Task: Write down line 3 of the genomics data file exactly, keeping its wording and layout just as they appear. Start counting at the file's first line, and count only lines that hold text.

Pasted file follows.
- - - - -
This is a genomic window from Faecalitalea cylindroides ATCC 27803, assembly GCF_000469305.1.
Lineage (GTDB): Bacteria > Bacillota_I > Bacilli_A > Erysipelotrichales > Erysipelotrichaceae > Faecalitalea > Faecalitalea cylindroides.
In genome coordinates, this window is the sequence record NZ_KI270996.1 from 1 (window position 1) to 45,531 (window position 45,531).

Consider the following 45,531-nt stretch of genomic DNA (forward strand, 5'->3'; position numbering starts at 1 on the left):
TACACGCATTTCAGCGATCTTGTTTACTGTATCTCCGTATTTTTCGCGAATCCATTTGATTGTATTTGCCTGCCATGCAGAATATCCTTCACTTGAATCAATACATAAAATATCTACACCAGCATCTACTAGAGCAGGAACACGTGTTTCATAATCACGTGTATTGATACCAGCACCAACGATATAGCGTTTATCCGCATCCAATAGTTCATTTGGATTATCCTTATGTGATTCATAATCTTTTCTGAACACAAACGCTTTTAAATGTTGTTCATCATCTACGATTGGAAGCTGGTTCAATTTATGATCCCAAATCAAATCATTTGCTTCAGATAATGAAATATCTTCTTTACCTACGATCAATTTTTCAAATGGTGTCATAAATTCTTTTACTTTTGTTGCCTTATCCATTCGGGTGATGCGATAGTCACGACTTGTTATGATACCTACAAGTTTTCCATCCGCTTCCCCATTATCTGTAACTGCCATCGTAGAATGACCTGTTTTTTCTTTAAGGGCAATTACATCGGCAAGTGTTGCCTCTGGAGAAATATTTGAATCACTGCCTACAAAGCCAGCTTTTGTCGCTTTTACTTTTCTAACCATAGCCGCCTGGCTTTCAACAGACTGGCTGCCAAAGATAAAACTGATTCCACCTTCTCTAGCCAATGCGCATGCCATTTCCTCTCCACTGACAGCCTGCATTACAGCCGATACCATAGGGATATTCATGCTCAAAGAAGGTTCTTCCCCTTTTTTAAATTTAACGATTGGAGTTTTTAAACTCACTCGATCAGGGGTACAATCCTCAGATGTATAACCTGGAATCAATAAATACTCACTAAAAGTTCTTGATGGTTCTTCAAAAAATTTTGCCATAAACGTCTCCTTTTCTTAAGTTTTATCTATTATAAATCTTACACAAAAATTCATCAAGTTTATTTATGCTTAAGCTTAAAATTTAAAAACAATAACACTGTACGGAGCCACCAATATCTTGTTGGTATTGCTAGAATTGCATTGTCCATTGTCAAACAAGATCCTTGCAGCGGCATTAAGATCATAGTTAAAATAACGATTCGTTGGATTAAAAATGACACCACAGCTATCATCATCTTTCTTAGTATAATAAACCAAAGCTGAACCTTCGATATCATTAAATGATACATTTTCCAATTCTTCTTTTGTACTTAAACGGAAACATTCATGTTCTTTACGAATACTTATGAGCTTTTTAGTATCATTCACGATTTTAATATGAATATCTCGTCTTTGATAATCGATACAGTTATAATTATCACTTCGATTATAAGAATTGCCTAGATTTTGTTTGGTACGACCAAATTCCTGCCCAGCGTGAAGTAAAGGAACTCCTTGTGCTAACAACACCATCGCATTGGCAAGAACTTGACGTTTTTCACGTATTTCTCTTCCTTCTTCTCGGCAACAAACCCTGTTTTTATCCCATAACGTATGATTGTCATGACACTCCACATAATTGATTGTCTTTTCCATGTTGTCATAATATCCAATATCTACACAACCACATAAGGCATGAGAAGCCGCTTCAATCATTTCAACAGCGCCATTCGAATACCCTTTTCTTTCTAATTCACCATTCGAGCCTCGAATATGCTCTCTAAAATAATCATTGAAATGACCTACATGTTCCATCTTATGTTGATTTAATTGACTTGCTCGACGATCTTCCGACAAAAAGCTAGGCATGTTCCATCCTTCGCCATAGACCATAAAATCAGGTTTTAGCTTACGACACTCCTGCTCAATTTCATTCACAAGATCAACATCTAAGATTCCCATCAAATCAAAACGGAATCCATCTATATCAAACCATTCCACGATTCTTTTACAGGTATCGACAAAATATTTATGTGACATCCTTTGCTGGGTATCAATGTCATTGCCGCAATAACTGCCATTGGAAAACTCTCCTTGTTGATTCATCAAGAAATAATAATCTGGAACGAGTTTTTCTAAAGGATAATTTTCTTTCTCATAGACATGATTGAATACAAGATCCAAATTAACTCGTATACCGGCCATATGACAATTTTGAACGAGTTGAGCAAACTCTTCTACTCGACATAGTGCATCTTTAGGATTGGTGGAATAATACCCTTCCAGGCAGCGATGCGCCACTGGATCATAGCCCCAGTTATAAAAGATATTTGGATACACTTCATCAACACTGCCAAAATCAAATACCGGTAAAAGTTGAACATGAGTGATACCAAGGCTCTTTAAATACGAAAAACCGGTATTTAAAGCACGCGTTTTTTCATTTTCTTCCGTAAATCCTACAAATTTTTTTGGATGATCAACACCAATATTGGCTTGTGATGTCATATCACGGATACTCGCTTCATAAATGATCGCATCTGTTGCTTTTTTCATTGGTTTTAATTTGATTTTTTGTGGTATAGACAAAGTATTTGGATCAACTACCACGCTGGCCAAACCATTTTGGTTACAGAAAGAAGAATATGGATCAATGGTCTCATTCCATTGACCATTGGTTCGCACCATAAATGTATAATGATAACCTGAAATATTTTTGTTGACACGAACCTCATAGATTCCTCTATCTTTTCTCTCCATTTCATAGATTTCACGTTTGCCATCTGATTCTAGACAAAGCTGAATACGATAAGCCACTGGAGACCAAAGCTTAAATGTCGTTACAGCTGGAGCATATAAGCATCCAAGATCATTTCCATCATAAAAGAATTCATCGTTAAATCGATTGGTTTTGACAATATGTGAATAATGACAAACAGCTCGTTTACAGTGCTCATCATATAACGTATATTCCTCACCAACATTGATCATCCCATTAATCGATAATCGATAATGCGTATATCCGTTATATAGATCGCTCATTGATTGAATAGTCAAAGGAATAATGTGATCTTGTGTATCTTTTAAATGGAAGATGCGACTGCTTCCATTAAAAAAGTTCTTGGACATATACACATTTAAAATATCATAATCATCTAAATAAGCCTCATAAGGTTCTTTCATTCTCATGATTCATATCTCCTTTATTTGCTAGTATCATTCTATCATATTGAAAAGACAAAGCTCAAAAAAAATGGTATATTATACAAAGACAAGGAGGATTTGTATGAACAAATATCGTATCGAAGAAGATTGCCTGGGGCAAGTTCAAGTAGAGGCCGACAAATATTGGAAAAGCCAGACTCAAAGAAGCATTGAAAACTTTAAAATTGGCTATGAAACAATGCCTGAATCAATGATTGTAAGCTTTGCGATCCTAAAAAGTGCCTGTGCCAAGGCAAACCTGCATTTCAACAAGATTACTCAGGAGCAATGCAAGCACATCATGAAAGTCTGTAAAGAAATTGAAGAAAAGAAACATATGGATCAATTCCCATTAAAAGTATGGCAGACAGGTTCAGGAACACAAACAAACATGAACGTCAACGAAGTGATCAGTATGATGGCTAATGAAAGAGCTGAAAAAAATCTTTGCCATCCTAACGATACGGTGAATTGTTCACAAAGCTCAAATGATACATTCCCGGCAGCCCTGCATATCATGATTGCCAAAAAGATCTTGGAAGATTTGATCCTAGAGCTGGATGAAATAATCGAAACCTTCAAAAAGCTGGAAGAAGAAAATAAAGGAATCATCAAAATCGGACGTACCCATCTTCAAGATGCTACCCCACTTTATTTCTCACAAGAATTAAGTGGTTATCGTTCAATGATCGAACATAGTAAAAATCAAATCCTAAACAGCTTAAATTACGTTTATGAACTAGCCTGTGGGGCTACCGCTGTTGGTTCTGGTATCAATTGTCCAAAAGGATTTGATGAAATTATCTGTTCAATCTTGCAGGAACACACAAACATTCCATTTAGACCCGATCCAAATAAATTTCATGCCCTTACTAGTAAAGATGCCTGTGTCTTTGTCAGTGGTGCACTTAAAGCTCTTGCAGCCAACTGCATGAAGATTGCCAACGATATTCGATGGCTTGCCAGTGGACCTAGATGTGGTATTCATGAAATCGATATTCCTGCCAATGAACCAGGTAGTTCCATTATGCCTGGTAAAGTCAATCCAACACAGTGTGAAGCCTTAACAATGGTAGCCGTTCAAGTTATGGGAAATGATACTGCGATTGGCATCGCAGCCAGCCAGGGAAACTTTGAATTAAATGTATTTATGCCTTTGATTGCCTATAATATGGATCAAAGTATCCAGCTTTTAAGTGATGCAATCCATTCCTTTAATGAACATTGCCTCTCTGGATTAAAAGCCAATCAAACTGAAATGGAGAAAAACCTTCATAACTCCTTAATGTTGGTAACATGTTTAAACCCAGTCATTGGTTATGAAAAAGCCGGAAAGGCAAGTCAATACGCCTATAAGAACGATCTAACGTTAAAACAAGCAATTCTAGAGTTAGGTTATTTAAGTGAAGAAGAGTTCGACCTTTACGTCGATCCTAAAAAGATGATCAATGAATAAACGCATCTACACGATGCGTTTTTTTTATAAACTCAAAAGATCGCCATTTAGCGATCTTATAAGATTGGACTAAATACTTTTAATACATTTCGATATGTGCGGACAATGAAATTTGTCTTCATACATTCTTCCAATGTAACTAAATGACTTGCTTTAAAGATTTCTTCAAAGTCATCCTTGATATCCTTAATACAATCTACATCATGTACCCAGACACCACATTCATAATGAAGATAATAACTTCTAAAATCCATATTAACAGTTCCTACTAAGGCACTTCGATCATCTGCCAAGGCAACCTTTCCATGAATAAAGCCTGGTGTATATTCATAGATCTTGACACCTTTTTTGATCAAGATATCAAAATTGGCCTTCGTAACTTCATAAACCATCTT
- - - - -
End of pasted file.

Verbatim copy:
In genome coordinates, this window is the sequence record NZ_KI270996.1 from 1 (window position 1) to 45,531 (window position 45,531).